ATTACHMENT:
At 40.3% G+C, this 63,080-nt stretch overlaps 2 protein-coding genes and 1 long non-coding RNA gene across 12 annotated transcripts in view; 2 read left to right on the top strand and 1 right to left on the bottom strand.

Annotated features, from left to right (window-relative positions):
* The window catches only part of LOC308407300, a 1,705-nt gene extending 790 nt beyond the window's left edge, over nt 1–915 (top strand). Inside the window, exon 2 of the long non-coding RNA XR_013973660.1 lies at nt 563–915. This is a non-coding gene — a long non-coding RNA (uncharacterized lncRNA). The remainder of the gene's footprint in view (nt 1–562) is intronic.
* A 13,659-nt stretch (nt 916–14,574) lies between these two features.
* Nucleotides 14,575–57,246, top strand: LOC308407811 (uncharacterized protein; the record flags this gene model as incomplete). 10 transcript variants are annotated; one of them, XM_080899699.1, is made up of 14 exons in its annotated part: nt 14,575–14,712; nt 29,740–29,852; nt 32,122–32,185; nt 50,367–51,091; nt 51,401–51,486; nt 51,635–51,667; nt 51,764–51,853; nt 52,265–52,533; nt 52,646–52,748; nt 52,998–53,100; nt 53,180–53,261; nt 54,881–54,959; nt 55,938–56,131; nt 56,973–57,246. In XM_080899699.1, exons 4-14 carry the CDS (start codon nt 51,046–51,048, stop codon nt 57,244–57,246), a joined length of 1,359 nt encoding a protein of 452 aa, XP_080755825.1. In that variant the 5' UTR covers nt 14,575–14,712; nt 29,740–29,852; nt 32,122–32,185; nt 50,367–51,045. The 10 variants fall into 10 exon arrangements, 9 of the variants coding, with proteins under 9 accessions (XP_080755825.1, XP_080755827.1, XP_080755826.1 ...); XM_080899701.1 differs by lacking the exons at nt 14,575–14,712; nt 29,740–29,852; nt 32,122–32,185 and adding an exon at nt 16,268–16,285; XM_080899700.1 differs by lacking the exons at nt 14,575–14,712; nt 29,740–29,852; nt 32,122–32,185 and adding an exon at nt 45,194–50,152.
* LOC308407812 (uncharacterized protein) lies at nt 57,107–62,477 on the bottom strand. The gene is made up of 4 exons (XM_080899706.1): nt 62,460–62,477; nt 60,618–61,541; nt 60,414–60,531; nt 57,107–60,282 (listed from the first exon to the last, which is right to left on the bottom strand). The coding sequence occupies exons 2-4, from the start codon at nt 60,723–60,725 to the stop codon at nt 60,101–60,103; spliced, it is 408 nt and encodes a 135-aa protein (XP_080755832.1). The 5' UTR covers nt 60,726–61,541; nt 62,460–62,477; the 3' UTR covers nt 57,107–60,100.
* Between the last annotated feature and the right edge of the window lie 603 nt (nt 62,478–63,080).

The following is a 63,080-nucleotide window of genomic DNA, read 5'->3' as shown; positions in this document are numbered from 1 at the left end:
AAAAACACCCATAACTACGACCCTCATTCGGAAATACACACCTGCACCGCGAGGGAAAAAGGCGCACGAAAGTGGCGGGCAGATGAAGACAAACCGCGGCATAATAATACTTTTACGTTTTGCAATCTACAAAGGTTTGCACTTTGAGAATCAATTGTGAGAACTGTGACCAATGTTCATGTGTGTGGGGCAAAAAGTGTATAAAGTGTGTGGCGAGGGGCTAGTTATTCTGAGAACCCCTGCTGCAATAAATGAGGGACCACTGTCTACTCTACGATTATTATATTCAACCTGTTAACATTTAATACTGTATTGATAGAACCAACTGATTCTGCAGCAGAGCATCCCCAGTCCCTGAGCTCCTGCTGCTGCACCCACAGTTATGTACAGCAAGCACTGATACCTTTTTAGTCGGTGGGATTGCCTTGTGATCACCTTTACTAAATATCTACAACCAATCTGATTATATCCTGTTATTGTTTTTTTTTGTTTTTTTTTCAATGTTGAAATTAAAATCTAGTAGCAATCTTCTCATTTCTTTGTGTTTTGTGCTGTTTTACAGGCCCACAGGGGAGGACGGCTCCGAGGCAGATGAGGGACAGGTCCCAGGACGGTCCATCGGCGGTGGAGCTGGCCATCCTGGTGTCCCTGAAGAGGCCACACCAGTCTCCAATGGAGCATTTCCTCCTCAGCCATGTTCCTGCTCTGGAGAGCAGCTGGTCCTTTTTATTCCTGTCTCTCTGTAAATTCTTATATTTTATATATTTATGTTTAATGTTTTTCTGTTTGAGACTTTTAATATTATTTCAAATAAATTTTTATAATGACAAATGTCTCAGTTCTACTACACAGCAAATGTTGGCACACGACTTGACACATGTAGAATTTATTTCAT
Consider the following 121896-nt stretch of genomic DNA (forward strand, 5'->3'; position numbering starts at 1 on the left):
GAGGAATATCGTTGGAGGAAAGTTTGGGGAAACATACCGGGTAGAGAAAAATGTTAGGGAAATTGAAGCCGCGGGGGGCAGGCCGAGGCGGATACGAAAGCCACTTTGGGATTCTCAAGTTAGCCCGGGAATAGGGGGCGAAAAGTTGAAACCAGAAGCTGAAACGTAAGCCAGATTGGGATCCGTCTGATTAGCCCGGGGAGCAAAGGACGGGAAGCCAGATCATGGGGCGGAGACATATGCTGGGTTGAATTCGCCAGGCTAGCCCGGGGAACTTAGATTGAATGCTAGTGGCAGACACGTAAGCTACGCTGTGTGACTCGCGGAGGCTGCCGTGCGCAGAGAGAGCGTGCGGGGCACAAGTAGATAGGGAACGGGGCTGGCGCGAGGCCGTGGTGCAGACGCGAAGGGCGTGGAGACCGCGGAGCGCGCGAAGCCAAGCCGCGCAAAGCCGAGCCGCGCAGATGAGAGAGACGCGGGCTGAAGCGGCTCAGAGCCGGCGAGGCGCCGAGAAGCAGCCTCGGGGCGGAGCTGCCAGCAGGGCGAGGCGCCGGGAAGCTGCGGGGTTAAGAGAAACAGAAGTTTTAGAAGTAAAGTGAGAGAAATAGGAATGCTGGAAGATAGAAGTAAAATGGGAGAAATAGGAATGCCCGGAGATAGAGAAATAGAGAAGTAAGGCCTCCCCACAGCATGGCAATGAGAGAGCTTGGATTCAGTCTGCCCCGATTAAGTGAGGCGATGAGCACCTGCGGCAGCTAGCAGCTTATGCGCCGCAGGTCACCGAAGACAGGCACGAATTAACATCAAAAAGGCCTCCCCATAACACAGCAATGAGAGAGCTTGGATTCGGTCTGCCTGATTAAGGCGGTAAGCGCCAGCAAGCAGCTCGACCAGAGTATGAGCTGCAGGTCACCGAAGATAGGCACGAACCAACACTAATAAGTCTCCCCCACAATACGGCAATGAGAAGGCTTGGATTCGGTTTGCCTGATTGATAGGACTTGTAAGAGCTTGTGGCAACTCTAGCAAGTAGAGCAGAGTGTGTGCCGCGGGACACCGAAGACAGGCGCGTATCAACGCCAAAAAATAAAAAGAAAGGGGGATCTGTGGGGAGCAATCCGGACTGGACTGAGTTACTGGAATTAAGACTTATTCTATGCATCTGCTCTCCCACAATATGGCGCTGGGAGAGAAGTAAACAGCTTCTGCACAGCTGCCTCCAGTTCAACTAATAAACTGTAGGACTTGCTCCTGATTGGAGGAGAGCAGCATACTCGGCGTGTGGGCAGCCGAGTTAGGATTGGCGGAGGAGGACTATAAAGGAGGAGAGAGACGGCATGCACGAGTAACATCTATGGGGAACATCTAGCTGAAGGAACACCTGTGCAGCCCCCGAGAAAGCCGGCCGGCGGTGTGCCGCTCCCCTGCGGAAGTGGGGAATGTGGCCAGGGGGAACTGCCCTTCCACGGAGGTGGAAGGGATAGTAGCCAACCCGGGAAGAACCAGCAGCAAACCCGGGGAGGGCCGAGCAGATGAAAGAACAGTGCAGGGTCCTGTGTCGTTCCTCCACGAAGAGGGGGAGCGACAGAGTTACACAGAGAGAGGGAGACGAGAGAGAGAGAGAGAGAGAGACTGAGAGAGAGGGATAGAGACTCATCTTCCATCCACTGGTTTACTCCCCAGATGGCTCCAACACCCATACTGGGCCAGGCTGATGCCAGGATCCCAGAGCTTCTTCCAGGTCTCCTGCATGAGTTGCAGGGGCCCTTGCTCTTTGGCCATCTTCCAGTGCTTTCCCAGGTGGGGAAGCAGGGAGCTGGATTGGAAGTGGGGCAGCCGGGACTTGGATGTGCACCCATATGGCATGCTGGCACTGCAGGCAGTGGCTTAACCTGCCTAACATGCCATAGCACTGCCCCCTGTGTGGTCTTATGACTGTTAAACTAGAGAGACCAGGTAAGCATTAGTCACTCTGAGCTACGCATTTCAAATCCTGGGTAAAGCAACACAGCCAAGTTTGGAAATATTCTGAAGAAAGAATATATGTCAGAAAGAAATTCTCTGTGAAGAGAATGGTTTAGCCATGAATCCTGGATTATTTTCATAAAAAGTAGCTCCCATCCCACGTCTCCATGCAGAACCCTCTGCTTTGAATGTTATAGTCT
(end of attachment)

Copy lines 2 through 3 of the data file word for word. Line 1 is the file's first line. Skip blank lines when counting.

Annotated features, from left to right (window-relative positions):
* The window catches only part of LOC308407300, a 1,705-nt gene extending 790 nt beyond the window's left edge, over nt 1–915 (top strand). Inside the window, exon 2 of the long non-coding RNA XR_013973660.1 lies at nt 563–915. This is a non-coding gene — a long non-coding RNA (uncharacterized lncRNA). The remainder of the gene's footprint in view (nt 1–562) is intronic.